Nursing: Then and Now - page 8
by tnbutterfly Admin
The nursing profession, as a whole, as well as the role of the nurse have evolved dramatically over the past several decades. I personally have witnessed the changing face of nursing during my 30+ years in the profession. Gone... Read More
- 3Oct 24, '12 by Pepper The CatRemember when a cholecystectomy was a Huge surgery? Big incision. NPO for days, nothing per os until they "passed gas" (farted) . I remember dragging pts out of bed to get the, to move so they could fart and get the NG tube out.
- 2Oct 24, '12 by tnbutterfly AdminI remember when almost all surgeries were a bigger deal than they are today........ or rather the patient got to stay in the hospital and recover a bit longer. For instance, back in the day, one would never dream of sending mastectomy patients home the day following surgery. That just blows my mind.
- 3Oct 25, '12 by nursel56 GuideI think the whites caused patients to view the nurse as one who has authority. That's so out of fashion now it's almost as quaint as standing up to give the doctor your chair. Nurses aren't allowed to do anything that could "tick" someone off anymore. It would be bothersome to me if the marketing mavens brought back the whites because the patients see it as a novelty, without the level of respect that was also associated with traditional nurse whites.
We had to call our classmates "Miss White" and "Mr Edwards" even in a classroom miles away from the clinical site, and there were less than 20 of us at the end.Last edit by nursel56 on Oct 25, '12 : Reason: fellow classmates redundant
- 6Oct 25, '12 by monkeybugQuote from tnbutterflyI went into a 3 year fugue state and went to law school (okay, not a fugue, just bad judgment). The Bar exam is still a 2.5 days of torture, with all the law students in one large room in the state capitol. At one point during the day, I got up to get a drink of water and just rest for a second, and I noticed that one of my classmates who had been sitting 5 feet from was missing. Turns out that he had passed out and an ambulance had come and carried him out on a stretcher. Five feet from me. And I didn't notice because I was so focused on the exam. Oh well, passed it, didn't get a job, and went back to the hospital, but it does give me some interesting stories.Speaking of the harrowing 2-day ordeal of State Boards...... One of my classmates was so worked up about taking the boards that she fainted and missed part of the first day's testing. In fact, I don't know what became of her....whether or not she was even allowed in the testing room at all. I try to block out all memories of those 2 days.......except for the miraculous fact that I passed!!!!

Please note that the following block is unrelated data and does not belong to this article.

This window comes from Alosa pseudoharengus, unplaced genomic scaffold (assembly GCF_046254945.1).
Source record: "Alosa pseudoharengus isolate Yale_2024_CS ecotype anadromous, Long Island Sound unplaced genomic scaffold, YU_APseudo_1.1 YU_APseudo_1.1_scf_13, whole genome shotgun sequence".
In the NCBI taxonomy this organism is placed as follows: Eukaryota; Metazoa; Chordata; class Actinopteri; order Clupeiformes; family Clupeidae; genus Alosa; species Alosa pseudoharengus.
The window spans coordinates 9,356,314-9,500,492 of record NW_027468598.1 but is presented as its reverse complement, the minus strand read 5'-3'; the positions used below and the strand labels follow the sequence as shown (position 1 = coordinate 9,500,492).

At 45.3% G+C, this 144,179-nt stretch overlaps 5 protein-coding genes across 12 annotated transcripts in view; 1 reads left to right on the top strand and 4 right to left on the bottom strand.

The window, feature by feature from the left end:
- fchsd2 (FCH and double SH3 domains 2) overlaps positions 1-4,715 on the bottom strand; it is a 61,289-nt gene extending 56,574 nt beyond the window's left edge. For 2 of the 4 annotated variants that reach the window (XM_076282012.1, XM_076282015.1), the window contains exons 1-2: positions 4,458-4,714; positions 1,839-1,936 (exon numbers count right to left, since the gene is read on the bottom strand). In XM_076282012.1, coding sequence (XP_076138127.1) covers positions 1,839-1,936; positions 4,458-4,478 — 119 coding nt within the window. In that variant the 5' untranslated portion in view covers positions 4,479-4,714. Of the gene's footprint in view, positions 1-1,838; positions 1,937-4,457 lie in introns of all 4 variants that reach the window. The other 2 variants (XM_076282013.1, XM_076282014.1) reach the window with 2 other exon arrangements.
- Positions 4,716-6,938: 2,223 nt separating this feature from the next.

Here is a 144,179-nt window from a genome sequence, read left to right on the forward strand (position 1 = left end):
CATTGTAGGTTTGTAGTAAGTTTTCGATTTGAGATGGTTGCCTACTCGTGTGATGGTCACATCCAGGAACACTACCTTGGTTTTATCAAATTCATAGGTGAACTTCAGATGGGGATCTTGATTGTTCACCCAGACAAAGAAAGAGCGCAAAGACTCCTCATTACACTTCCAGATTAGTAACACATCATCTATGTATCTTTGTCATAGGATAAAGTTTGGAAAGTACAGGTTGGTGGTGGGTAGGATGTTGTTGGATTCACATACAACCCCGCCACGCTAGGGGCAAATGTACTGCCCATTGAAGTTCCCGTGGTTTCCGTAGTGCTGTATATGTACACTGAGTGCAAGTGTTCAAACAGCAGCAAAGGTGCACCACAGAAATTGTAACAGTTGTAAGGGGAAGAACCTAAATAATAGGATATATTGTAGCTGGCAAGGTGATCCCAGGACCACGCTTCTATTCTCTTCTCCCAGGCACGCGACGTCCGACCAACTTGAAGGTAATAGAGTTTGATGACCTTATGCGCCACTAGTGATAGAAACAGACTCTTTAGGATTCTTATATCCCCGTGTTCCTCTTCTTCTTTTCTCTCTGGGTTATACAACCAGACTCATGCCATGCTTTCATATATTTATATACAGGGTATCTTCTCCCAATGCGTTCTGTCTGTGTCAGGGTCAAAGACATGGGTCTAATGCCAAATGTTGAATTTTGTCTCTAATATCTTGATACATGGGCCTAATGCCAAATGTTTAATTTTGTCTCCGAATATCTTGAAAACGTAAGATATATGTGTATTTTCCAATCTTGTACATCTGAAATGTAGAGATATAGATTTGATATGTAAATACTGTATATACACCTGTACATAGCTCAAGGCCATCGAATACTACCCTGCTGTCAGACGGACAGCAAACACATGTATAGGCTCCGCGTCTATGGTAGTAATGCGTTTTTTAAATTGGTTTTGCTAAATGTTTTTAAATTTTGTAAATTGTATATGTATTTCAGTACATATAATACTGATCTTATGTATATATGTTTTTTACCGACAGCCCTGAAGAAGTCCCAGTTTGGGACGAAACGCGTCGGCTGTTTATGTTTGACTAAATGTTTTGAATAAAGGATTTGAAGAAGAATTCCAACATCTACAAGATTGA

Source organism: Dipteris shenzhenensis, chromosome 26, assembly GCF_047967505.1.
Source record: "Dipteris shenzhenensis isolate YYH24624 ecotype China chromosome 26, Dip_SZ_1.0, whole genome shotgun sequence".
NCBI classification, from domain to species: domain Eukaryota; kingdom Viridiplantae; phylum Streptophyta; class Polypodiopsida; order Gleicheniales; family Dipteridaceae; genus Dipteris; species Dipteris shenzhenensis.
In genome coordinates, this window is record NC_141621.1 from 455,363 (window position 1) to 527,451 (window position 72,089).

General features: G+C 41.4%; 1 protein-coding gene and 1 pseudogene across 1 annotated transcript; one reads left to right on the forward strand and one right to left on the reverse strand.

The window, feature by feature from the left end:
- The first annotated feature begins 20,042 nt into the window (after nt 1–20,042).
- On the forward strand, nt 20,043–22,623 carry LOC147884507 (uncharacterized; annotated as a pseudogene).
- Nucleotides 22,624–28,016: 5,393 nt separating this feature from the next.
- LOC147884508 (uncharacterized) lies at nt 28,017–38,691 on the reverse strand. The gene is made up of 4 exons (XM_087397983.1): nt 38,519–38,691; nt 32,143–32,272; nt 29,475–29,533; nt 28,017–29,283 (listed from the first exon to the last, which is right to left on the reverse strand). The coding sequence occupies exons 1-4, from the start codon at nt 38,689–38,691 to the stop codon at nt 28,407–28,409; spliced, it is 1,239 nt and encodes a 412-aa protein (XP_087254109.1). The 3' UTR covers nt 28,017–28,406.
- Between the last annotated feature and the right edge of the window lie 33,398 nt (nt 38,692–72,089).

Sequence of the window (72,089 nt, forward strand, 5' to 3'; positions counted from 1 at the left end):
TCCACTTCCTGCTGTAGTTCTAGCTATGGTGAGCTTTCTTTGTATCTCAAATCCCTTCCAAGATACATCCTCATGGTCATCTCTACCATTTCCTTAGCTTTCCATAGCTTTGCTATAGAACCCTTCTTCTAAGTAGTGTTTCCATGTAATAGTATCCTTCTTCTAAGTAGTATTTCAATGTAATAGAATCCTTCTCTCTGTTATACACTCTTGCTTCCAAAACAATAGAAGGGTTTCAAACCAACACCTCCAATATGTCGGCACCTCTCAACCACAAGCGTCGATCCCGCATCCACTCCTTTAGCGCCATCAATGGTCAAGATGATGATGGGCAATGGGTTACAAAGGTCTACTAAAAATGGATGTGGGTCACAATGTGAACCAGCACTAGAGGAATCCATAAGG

- 6Oct 25, '12 by MedChicaSomeone turned on the 'Way Back' machine. LOL
Requisitions were composed on a typewriter.
I had one of those as a kid! I'm glad for computers. You know how many bottles of white-out I went through trying to type a page? Error after error. Back then, most who typed actually HAD to look at your fingers.
IV pumps were used only in Peds and ICU. Nurses had to calculate the drip rate using the second hand on their watch and a roller clamp to regulate the flow.
I still try to retain this skill. Actually. Why?
Anything could happen. My former occupation, radiology, has gone digital...but it's still important for techs to know how to shoot on regular film, calculate time 'techniques' by hand, process film, duplicate film without a CD and operate/troubleshoot the processer.
The system went down twice and the techs were having to do everything manually and there's a whole mess of xray techs out there who can't change processor chemicals or shoot with their own 'techniques' unless the computer's helping them out. The technology is great. Saves time and money, but it actually does tend to produce techs who are less skilled. In my opinion.
I've no idea why we were ever paid as much as we were. Not that I'm trying to be the barrier to anyone's cashflow, but...seriously. A robot could do it. A fair amt of xray techs get paid $23+/hr to robotically do their jobs to begin. That's why, to those whom I suspect of only entering nursing for the money/stability? I tell them to go straight to radiology. I'm serious.
You're not the quarterback. The nurses are. LOL Unless it's on the table, housekeeping cleans it up. You don't have to 'tap-dance' for the rude pts.